Role of the Media
by Mitchell Roth from The United States and Mexico at War
The modern war correspondent was first introduced during the U.S.-Mexican War. Several types of war correspondents reported the war. In addition to the full-time reporters, of whom there were probably fewer than ten, most representing New Orleans newspapers, numerous free-lance writers were found anywhere there was a military presence. Many enlistees had made arrangements with their hometown papers to send home dispatches. Editors as well as their underlings served in the army, with sixteen from Massachusetts alone. During this era most newspapermen were referred to as "printers," and virtually every company of volunteers employed at least one.
Newspapermen were abundant during the conflict because so many had volunteered to fight the Mexican army. In one company of volunteers, there were at least twenty New Orleans printers. Among them were three correspondents for the New Orleans Delta: James Freaner, J. G. H. Tobin, known for his sketches "From Captain Tobin's Knapsack," and John H. Peoples, better known by his pseudonym "Chaparral."
The most celebrated correspondent of the war was George Wilkins Kendall, who cofounded the New Orleans Picayune with Francis Lumsden in 1837. Kendall was so anxious to witness warfare himself that he left Gen. Zachary Taylor's command temporarily to join the Texas Rangers under Capt. Ben McCulloch. Kendall covered most of the battles of General Taylor and Gen. Winfield Scott, including those at Chapultepec, Monterrey, Cerro Gordo, and Churubusco.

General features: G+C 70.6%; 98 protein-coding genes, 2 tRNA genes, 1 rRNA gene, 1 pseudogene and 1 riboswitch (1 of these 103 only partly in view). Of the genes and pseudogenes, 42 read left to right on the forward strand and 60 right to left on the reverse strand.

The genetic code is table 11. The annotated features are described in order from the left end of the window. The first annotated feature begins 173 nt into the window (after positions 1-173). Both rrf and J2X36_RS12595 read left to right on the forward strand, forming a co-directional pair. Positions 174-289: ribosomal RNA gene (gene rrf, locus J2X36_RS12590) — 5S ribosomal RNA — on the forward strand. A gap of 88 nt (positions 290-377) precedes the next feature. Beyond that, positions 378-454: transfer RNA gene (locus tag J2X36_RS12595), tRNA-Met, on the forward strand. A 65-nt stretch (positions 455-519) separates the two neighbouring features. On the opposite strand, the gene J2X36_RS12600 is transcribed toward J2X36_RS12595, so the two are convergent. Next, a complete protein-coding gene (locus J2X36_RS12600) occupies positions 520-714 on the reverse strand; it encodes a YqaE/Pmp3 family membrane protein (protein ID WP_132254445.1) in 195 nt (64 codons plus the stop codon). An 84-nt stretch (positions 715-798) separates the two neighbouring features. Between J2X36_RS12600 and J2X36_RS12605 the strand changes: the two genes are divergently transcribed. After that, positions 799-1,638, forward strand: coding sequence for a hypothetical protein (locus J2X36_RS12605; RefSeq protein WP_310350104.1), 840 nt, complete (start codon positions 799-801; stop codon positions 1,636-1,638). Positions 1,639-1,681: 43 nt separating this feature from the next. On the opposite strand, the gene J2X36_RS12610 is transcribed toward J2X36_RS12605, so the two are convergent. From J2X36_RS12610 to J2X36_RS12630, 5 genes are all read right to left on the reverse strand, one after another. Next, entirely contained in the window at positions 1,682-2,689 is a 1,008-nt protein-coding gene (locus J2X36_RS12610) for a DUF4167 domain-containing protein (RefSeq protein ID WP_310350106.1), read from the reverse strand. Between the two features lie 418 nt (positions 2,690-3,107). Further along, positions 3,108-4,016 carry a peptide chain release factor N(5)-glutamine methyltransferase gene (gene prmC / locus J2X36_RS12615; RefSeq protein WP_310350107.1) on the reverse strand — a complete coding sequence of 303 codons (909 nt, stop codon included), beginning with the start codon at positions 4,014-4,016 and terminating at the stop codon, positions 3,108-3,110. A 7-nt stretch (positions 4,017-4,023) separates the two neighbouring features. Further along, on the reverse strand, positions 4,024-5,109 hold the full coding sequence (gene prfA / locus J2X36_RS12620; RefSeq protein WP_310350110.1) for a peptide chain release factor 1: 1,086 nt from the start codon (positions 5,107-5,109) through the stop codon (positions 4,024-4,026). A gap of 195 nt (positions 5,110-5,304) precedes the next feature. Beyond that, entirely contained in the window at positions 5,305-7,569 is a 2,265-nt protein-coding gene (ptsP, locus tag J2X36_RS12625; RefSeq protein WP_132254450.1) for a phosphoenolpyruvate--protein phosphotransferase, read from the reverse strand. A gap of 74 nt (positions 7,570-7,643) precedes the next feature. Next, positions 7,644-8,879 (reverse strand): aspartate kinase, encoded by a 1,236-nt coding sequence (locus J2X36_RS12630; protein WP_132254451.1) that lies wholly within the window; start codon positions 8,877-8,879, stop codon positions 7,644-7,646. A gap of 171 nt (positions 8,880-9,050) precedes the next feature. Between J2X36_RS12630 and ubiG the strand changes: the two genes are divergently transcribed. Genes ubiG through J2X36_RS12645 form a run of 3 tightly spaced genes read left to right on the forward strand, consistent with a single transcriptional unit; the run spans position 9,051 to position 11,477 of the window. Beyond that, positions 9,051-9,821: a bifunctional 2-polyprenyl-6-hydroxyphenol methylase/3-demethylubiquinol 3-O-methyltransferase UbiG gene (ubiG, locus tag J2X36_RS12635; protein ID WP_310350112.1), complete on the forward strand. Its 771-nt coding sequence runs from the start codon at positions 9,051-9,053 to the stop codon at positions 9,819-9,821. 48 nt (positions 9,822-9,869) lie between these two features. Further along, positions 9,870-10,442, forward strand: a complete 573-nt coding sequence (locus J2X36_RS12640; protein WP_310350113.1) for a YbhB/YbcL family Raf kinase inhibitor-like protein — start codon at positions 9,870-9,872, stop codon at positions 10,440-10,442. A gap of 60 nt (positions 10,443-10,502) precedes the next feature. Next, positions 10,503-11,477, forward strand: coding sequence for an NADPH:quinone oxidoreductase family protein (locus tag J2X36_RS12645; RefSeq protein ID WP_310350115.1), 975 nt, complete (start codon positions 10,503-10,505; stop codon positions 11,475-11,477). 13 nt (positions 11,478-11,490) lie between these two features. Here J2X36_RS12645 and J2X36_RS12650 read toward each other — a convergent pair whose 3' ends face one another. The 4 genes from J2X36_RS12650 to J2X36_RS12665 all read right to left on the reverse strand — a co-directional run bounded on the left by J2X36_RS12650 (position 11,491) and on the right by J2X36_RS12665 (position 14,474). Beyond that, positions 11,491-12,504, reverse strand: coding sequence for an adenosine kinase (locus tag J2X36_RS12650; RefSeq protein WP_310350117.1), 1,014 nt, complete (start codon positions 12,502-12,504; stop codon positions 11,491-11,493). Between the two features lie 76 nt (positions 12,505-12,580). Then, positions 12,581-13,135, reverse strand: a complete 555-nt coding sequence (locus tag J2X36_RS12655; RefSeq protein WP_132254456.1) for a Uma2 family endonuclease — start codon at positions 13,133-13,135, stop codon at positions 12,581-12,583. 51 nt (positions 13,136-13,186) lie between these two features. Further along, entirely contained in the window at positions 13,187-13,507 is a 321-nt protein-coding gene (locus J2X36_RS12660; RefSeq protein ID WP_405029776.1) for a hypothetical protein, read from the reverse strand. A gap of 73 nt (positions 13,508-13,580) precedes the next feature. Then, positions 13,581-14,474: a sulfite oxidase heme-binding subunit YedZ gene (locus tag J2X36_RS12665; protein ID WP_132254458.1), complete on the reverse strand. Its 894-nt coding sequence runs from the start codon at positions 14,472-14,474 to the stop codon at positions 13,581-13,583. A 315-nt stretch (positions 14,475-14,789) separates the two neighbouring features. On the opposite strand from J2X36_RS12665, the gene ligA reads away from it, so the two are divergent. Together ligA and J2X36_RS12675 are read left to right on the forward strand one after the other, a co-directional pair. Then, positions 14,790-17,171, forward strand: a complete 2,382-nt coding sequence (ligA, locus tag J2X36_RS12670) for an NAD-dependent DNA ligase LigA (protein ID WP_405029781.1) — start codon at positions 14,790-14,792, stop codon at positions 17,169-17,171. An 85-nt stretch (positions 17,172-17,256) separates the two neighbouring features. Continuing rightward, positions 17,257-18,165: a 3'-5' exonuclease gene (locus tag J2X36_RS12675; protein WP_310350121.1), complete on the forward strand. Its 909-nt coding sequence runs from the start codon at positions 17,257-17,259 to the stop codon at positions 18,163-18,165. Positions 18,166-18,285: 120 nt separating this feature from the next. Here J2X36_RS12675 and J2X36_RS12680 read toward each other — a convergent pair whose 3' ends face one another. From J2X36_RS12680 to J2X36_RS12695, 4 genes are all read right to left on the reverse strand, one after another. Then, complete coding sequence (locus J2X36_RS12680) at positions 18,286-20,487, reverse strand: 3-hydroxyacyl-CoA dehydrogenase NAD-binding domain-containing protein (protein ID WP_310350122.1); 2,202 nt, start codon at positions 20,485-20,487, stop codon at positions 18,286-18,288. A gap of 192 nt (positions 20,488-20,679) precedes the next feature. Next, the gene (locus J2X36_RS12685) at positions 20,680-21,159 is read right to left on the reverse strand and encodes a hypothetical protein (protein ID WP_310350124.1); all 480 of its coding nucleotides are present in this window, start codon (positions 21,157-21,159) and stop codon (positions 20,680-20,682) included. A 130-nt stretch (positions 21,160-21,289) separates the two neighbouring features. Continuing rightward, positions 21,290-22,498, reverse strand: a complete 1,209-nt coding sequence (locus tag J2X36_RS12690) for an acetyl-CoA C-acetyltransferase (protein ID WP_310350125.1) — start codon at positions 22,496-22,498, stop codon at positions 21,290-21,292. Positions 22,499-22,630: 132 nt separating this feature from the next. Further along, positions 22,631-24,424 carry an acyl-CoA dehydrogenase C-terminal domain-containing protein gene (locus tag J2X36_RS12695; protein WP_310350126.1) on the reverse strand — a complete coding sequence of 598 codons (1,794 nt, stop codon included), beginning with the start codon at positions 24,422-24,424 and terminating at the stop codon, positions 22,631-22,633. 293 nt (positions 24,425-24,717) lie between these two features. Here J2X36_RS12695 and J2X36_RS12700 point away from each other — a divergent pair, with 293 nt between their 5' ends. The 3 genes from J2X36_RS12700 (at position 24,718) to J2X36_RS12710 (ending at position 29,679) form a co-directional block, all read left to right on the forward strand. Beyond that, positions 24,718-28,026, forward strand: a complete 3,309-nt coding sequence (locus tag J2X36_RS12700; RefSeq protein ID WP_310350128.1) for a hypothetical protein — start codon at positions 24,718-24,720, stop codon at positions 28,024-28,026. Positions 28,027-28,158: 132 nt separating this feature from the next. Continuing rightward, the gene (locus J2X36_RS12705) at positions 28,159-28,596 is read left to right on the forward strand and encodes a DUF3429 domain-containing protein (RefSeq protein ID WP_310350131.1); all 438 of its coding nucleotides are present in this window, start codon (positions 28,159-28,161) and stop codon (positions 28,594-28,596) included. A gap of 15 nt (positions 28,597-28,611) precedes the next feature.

Lumsden attempted to raise his own New Orleans regiment, but he ended his recruiting drive when a better equipped mounted company from Georgia passed through the Crescent City on its way to the border and elected Lumsden as its leader.
Also representing the Picayune was Christopher Mason Haile, a Kendall protege and graduate of West Point. He joined Scott's staff during the siege of Veracruz and became widely known for his humorous letters in the paper signed "Pardon Jones."
One of Kendall's chief rivals was James Freaner, correspondent for the New Orleans Delta, who published his dispatches under the pseudonym "Mustang." He acquired his sobriquet at the battle of Monterrey, where he killed an officer of the lancers and seized his charger. In February 1848, Nicholas P. Trist entrusted Freaner to carry the Treaty of Guadalupe Hidalgo to Washington, D.C.
Although few newspapers outside the deep South sent correspondents, others were present. For example, in 1846, the New York Herald claimed that its five correspondents in Mexico "had more talent than those of any other paper," and Lucian J. Eastin published firsthand accounts under the initial "E" in the Jefferson Inquirer of Jefferson City, Missouri. Also, numerous correspondents and printers founded newspapers, which were collectively referred to as the "Anglo-Saxon Press," in Mexico's occupied cities.
The only known woman correspondent to cover the front lines was Jane McManus Storm, whose dispatches appeared under the pseudonyms "Montgomery" and "Cora Montgomery" in the New York Sun. She was the only member of the press to report from behind Mexican lines and was one of the few to criticize both U.S. military efforts and her fellow war reporters.